Stanford will stop investing in coal companies, but coal is still in demand worldwide and probably will be for many years. As long as that's true, coal companies are likely to find willing buyers.
The U.S. is sending a team of experts to help find the nearly 300 abducted schoolgirls. But the nearly three-week delay means that the girls are likely scattered, making the search that much tougher.
Many North Carolina counties have no psychiatrists, so emergency rooms are experimenting with beaming in the doctor on video. The hospital can then provide needed treatment.
When the SS Central America sunk in 1857, it took down tons of gold with it. Gary Kinder, author of Ship of Gold in the Deep Blue Sea, tells the fraught tale of shipwreck and recovered treasure.
It's the end of an era, as the Johnson Publishing Corp. announced plans to cease printing Jet Magazine. The magazine, which started some 63 years ago, was long a staple for many African-American communities.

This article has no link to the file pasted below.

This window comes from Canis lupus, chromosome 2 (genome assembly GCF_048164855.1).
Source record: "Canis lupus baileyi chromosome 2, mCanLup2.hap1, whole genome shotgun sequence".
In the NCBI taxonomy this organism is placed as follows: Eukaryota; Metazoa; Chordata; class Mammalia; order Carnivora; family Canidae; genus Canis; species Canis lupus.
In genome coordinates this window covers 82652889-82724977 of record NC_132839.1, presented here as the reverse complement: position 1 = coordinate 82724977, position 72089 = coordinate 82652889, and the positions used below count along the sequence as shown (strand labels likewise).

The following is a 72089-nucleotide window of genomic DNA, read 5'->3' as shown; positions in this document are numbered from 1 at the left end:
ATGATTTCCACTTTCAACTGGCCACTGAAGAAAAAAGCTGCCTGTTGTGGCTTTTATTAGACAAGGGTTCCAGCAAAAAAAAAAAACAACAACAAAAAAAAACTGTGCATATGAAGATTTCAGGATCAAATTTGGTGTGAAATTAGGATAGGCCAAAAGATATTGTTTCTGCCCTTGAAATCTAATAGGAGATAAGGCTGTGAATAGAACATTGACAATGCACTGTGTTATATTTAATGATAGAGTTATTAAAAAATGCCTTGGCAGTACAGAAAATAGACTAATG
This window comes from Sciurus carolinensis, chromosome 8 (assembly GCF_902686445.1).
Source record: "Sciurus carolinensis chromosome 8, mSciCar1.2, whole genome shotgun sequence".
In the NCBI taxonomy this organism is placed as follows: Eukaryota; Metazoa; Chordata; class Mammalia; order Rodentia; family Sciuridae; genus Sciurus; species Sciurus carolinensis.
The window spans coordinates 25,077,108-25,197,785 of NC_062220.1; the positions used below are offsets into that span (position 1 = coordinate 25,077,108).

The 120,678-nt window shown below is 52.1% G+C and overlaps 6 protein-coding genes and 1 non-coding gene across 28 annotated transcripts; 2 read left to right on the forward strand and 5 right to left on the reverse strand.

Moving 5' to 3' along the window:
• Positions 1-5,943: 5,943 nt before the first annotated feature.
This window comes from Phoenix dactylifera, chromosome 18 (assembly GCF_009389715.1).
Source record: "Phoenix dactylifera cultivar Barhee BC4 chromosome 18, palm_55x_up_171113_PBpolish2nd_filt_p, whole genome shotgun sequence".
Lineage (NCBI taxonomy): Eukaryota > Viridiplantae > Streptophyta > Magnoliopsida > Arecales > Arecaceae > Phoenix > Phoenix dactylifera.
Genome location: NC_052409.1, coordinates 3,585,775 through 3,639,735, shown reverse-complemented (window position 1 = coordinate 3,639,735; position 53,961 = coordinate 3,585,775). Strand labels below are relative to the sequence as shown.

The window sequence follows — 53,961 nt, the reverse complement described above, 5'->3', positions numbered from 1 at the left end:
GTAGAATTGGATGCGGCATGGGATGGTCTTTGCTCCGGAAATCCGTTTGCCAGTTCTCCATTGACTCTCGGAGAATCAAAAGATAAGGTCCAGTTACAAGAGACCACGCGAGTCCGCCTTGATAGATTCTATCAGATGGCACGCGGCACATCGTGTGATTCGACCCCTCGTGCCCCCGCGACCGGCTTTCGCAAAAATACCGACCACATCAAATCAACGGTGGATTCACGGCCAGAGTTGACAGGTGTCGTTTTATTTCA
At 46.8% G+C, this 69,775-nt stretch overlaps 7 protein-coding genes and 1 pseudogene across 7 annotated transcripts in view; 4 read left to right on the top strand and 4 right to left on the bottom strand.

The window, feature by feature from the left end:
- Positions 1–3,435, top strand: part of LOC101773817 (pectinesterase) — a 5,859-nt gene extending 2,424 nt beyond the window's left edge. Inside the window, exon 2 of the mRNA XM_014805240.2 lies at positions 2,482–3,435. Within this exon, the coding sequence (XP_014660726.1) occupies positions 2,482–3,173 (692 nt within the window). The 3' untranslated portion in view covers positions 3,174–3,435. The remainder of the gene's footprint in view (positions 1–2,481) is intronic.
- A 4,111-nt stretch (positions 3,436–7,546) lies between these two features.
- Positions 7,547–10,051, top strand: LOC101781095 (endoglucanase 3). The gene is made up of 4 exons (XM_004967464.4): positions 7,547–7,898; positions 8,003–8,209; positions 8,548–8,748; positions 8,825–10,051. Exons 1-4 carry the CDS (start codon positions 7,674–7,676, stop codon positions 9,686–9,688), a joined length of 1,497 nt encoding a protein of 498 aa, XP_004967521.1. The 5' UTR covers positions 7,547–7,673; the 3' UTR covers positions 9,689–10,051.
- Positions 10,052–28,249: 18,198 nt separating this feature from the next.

Veterans Affairs Secretary Eric Shinseki responds to calls for his resignation, following reports of veterans dying while waiting for treatment.
Ukraine's attempt at "lustration" isn't a case of bad translation. It's a political process aimed at rooting out those tainted by the old regime or corruption. But will it work?
Many American families living in or right above the poverty line have flat-screen TVs, cars and cellphones — so what does living in poverty mean today?
Noah Shaw was diagnosed with a potentially fatal cancer when he was just 4 months old. That didn't shake his father's faith in God. But it did drive him to try to invent an early cancer test.
The National Climate Assessment report indicates that the increasingly erratic weather resulting from global warming has already lead to more flooding, wildfires and drought across the U.S. The report is rich in data about the cause and effects of climate change, just as past reports have been. So why has the public and political response to these dire warnings been so half-hearted? Robert Siegel talks to Bill McKibben, author of Oil and Home: The Education of an Unlikely Activist, about it.